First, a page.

When memory loss starts affecting daily life, it may be time to consider the intimate, resident-focused approach to memory care at the Memory Care Suite at the Lester Senior Housing Facility. For more information about the person-centered care provided by Lester’s specially trained caregivers, contact David Rozen at (973) 929-2725 or email@example.com.
Posted on 18 September 2017 by jchcorp.
Dementia is not a disease but rather, a syndrome characterized by a cluster of symptoms that include memory loss, impaired thinking, and changes in behavior that eventually interfere with daily life. Although dementia itself is not a disease, it can be caused by diseases (Alzheimer’s disease being one of the more well-known of them).
Some dementia statistics
Dementia is most widespread among the elderly population, although it can also affect young people because not all dementia is age-related. However, it does show up largely in the older population and the incidence is growing.
- Dementia affects five to six percent of the world’s population aged 60 and above.
- Almost 10 million new cases are diagnosed each year.
- The World Health Organization (WHO) estimates that 47 million people globally have dementia of some kind today.
- The WHO projects that the number will rise to almost 75 million in 2030 and to a staggering 132 million people by 2050.
Warning signs of dementia
At first, there are mild changes such as some memory loss, confusion or getting lost in familiar places, trouble learning or trouble speaking (getting the words out); some people may exhibit personality changes such as increased irritability or suspicion. A complete medical examination and neurological tests are in order if you suspect a loved one is showing signs of dementia. If indeed that is the diagnosis, you will see a worsening of symptoms over time. Some medications exist that help slow down the symptoms for many people, but there is no cure.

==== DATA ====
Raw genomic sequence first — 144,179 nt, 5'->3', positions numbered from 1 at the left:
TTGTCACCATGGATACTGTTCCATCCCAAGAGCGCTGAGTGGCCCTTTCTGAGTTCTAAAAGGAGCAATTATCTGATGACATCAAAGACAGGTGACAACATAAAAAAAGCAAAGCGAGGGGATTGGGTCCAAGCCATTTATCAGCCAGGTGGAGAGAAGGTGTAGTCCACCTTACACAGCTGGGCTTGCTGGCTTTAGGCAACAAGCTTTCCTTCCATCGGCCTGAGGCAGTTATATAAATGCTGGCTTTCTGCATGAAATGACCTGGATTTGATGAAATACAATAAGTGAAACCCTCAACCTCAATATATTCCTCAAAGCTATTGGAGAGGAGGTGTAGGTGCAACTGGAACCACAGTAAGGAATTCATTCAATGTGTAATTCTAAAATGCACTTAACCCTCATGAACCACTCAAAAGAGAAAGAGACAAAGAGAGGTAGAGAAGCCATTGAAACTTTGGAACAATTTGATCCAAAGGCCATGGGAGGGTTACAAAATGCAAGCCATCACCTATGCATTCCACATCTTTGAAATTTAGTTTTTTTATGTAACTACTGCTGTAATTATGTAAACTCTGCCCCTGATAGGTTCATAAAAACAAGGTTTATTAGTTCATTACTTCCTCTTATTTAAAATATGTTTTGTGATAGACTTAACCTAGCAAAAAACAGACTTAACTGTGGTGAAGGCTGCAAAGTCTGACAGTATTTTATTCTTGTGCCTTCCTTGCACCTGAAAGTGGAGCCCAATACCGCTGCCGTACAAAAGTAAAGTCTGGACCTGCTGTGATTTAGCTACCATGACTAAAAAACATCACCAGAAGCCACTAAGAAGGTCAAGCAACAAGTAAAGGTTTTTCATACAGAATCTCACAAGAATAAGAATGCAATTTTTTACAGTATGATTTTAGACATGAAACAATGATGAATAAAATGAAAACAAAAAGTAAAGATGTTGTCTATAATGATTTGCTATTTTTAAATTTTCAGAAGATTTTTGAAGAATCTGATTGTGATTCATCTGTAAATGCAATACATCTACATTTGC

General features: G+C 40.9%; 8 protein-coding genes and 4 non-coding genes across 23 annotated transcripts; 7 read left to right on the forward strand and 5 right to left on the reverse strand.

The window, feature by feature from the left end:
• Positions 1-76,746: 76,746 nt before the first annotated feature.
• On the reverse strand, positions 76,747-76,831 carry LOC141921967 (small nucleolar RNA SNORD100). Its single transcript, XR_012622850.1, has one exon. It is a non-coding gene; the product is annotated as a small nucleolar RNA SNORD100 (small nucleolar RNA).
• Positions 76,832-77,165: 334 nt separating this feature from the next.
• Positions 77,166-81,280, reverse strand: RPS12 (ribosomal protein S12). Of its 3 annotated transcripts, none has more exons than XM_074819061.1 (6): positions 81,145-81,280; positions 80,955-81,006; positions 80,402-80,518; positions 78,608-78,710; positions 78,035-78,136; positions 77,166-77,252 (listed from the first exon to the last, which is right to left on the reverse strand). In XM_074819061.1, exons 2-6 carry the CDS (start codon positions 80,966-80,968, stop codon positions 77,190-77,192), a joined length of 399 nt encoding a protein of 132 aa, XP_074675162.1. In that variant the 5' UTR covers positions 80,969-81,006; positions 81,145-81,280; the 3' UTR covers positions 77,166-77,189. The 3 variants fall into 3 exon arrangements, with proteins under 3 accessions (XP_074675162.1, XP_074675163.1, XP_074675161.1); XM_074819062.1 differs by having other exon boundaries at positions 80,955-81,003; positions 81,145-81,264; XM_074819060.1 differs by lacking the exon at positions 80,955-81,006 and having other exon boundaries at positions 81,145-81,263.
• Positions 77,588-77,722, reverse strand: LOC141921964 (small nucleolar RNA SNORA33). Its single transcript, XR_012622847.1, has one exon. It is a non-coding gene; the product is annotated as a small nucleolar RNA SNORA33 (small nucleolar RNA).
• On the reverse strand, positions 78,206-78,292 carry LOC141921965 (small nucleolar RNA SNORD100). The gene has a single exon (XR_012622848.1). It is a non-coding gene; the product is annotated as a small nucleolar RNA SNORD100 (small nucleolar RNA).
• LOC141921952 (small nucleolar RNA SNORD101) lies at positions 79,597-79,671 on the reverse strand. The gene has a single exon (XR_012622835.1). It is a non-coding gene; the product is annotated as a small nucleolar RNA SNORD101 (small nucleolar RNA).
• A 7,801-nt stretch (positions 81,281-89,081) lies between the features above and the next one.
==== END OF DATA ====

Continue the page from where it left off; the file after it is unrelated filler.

Different kinds of dementia
There are many types of dementia. Some are caused by underlying disease, others by physical or systemic conditions.
Vascular dementia stems from blocked or damaged blood vessels, which leads to a stroke or bleeding in the brain. Vascular dementia accounts for about 10 percent of dementia cases. Symptoms include impaired decision-making, judgment, and organizational ability.
Dementia with Lewy bodies (DLB) results from abnormal proteins, called Lewy bodies, which develop in the brain’s frontal cortex. Symptoms may include sleep problems, hallucinations, and imbalanced gait; DLB patients also experience memory loss and confusion.
Alzheimer’s disease is the most common cause of dementia (60-80 percent of all dementia cases stem from Alzheimer’s disease). It is caused by protein deposits and nerve cell damage in the brain. Patients have progressive difficulty with cognitive and physical abilities: memory, confusion, communication, judgment, behavior, walking, and swallowing. The disease may be present before symptoms emerge.